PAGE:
This is a historical mystery that throws you right into the action.  Within the first few pages a man is dead and Eva is sent on the run.  The danger quickly escalates as Eva, an African-American woman, navigates Chicago with a large amount of money.  Since there is so much action in the beginning, I didn’t really get to know Eva’s character all that well other than that she is a brilliant musician and pianist who cares deeply for he sister.  What I did get a wonderful sense of was the time period and music scene.  The rise of jazz, the overall feeling that the music gives you, the story it tells and the way it brings people together was really the forefront of the novel for me.  I loved the scenes in the jazz clubs where Eva or Lena was describing the music and the process of playing and writing.  I did feel like I could hear some of the songs myself.  Another aspect that was done well was the different racial relations of 1920’s Chicago.  Many of the jazz musicians are African American and rule the jazz club scene, but segregation is still very much a part of their world.  The friendship between Eva and Lena, a white nurse grows throughout the story as they navigate treacherous territory within the bootlegging world.  However, Eva’s race sometimes hinders their mission.  The mystery part of the novel, took a bit of a back seat for me, I did want to know why Lena’s brother was shot and how it connected to the death in the very beginning, but the setting and music stole the scene for me.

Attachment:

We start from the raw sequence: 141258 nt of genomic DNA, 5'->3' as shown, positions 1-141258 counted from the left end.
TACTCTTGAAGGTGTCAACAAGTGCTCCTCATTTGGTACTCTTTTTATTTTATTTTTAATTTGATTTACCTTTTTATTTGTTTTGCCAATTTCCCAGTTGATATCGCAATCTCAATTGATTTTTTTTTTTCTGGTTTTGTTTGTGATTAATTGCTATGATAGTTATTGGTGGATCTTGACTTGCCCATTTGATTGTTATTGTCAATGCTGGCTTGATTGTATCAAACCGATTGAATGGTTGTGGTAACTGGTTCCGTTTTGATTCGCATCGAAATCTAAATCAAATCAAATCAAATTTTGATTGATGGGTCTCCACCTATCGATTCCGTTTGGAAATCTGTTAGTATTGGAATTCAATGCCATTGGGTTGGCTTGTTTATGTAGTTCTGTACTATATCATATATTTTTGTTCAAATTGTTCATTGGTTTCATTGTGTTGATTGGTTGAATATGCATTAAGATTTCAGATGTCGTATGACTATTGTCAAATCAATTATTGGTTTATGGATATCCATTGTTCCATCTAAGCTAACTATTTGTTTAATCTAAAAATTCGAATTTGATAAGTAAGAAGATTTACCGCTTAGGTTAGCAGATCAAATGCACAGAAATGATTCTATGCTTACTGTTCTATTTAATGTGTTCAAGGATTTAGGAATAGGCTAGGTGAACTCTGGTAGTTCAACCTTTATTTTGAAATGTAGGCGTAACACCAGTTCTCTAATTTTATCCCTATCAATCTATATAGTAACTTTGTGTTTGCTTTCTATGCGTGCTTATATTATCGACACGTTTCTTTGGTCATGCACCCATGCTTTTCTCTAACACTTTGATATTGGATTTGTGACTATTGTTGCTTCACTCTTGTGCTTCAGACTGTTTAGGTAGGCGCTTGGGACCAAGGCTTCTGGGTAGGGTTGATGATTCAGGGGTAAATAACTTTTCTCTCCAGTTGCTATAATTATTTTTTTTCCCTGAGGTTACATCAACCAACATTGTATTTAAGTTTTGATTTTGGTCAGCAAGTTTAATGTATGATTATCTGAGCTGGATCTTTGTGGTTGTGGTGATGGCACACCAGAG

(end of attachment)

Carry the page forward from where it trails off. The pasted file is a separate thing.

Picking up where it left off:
This book was received for free in return for an honest review.

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review 2016-05-05 06:55
A Fine Imitation
A Fine Imitation: A Novel - Amber Brock
ISBN: 9781101905111
Publisher: Crown 
Publication Date: 5/3/2016 
Format: Hardcover
My Rating:  4 Stars 


A special thank you to Crown, NetGalley (digital), and LibraryThing (print) for an ARC in exchange for an honest review.